The Americas and Europe are to be converted to renewable power, with media campaigns focussing on distracting them from the rest of the world. Japan and Oceania are pretty much empty as far as global population is concerned, so just give them a few defences against floods and occasionally some other protection if they need it.(To switch over ALL of Oceania's transports to electric instead of oil based costs the same as all of Europe or North America's for some reason)

Fate of the World is an interesting game that I would recommend for people who enjoy detailed simulators, and don't mind having to figure out everything themselves. But I would certainly not give it to kids.
Worth 10 bucks? I'd say so, if you are one of those people into simulators, or if you've seen someone play it and think you can do better
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20 of 23 people (87%) found this review helpful
1 person found this review funny
114.1 hrs on record
Posted: October 2, 2014
This game is FAR from perfect -- even with the "unofficial patch" there are are loads of bugs. But it definitely presents a perspective on an extremely important issue that video gamers are not likely to stumble across on their own. It certainly got me thinking on a couple of subjects. If you're so entrenched in your own beliefs that nothing can ever change your mind, then don't bother with this title. But if your mind is open even a teensy crack, it wouldn't hurt to try it out. You might even have fun -- it is, after all, a game! And maybe -- like me -- it might inspire you to do your own research on the subject and learn a thing or two.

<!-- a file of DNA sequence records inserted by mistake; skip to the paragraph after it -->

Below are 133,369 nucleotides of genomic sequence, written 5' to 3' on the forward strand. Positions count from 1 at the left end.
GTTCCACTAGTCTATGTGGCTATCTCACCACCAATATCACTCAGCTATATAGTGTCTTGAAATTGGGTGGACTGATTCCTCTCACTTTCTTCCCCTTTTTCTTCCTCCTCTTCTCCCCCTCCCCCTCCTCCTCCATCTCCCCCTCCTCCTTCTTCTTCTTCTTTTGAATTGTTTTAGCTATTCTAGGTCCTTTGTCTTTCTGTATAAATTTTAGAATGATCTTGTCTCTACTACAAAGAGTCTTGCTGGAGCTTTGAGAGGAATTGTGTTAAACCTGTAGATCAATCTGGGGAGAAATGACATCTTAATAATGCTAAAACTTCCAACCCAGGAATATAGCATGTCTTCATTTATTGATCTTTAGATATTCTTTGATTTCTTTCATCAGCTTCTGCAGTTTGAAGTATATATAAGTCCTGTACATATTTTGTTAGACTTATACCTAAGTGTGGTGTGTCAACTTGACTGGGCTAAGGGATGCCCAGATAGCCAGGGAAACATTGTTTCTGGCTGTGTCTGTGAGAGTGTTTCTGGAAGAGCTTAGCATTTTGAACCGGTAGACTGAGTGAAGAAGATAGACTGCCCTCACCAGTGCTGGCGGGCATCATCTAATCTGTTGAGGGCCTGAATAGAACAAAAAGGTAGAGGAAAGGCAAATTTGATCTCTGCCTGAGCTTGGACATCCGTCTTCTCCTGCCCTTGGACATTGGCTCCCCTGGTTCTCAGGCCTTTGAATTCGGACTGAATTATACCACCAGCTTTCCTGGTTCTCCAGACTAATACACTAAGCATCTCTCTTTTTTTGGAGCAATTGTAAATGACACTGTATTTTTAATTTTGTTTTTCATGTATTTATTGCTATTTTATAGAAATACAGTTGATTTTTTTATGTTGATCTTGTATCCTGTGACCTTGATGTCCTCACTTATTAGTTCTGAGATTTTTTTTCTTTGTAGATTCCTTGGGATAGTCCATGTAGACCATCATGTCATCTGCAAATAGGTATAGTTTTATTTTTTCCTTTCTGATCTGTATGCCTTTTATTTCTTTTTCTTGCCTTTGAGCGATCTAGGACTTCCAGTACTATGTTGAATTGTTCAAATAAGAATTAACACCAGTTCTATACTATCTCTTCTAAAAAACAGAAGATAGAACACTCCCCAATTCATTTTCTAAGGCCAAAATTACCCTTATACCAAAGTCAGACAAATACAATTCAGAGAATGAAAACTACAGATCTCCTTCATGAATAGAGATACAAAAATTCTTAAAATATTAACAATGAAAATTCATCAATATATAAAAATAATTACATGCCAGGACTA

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21 of 25 people (84%) found this review helpful
4.4 hrs on record
Posted: February 22, 2014
This is one of the most depressing games I've ever played, but it's definitely worth the buy! It's very fair and realistic, with more data than you will know what to do with. Use it correctly, save the world- but take something for granted and you've led on a nuclear war! Once you get past the tutorial, it only gets more interesting. Good luck!
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22 of 27 people (81%) found this review helpful
1 person found this review funny
3.8 hrs on record
Posted: August 10, 2014
This is a very depressing game and it is extremely hard/impossible to make every country happy. It's quite addicting and very upsetting at the same time. Honestly i don't know whether i would recommend it but I said "yes" because it is original.
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39 of 57 people (68%) found this review helpful
2 people found this review funny
Not Recommended
58.3 hrs on record
Posted: April 14, 2015
So in this game you try to save the world from Climate Change via a variety of methods with questionable effectiveness. To be honest, this game is rather difficult and not easy to pick up because alot of the terminology and proposed schemes for fixing Climate Change will likely be unknown to alot of people. There is some in-game information, but that still won't prevent this game from often being frustrating. Also it has bugs, with some of the achievements simply being broken with almost no chance of them ever being fixed since the devs for this game are long gone.